2. Voluntariness of Plea

         Mr. Washington asserts that he entered “into a plea-agreement that was non-binding at a time when [he] was under severe [emotional] duress from being assaulted by the arresting officer and another prisoner, and detoxing from narcotics: heroin, methamphetamine and cocaine.”[95] Mr. Washington provides no specific information in either his motion or his declaration that would support these claims.[96] For much the same reasoning that the Court has denied the ineffective assistance claim, and upon review of the entire record, particularly the transcripts of the change of plea and sentencing hearings, [97] the Court finds the involuntary plea claim to be “‘palpably incredible or patently frivolous.'”[98]

         CONCLUSION

         In light of the foregoing, IT IS ORDERED that Mr. Washington's Motion at Docket 48 is hereby DENIED.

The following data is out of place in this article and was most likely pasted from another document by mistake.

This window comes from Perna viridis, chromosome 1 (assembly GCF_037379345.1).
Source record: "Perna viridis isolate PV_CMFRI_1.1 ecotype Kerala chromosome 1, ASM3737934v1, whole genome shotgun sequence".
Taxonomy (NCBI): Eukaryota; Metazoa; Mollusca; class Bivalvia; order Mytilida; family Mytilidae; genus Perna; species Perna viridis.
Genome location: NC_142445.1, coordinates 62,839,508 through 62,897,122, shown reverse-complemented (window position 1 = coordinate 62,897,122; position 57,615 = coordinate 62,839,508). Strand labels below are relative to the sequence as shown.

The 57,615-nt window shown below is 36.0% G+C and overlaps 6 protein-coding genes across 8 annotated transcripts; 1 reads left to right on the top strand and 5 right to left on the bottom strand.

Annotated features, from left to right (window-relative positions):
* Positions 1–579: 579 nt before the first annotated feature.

The Court further finds that Mr. Washington has not made the requisite substantial showing of the denial of a constitutional right, and therefore a certificate of appealability will not be issued by this Court.[99] Mr. Washington may request a certificate of appealability from the Ninth Circuit Court of Appeals.

         The Clerk of Court is directed to enter a final judgment accordingly.

---------

Notes:

[1] In January 12, 2018, Mr. Washington's counsel, Michael B. Bigelow, filed a Notice of Statement of Intent to Stand on Existing § 2255 Motion, Supplemented by Points and Authorities. See Docket 64.

[2] See Docket 2 (Indictment) at 1-3; 21 U.S.C. §§ 841(a)(1), (b)(1)(A), and (b)(1)(B).

[3] See Docket 27.

[4] See Id. at 10.